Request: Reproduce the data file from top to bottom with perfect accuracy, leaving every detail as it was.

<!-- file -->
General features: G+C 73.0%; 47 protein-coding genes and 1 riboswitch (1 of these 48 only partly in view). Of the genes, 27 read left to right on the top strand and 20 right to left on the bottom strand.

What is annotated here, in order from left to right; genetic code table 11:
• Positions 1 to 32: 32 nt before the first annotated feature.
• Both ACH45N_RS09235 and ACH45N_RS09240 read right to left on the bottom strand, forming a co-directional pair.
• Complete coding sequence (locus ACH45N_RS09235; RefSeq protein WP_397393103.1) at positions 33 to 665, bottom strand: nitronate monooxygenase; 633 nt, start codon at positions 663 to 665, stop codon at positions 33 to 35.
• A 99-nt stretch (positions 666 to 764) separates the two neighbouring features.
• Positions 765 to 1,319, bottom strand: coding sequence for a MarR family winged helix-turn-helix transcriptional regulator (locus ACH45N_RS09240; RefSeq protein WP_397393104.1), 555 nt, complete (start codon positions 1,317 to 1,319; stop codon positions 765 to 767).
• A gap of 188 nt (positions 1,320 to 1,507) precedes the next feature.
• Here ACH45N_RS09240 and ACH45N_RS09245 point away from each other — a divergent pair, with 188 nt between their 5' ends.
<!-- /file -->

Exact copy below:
General features: G+C 73.0%; 47 protein-coding genes and 1 riboswitch (1 of these 48 only partly in view). Of the genes, 27 read left to right on the top strand and 20 right to left on the bottom strand.

What is annotated here, in order from left to right; genetic code table 11:
• Positions 1 to 32: 32 nt before the first annotated feature.
• Both ACH45N_RS09235 and ACH45N_RS09240 read right to left on the bottom strand, forming a co-directional pair.
• Complete coding sequence (locus ACH45N_RS09235; RefSeq protein WP_397393103.1) at positions 33 to 665, bottom strand: nitronate monooxygenase; 633 nt, start codon at positions 663 to 665, stop codon at positions 33 to 35.
• A 99-nt stretch (positions 666 to 764) separates the two neighbouring features.
• Positions 765 to 1,319, bottom strand: coding sequence for a MarR family winged helix-turn-helix transcriptional regulator (locus ACH45N_RS09240; RefSeq protein WP_397393104.1), 555 nt, complete (start codon positions 1,317 to 1,319; stop codon positions 765 to 767).
• A gap of 188 nt (positions 1,320 to 1,507) precedes the next feature.
• Here ACH45N_RS09240 and ACH45N_RS09245 point away from each other — a divergent pair, with 188 nt between their 5' ends.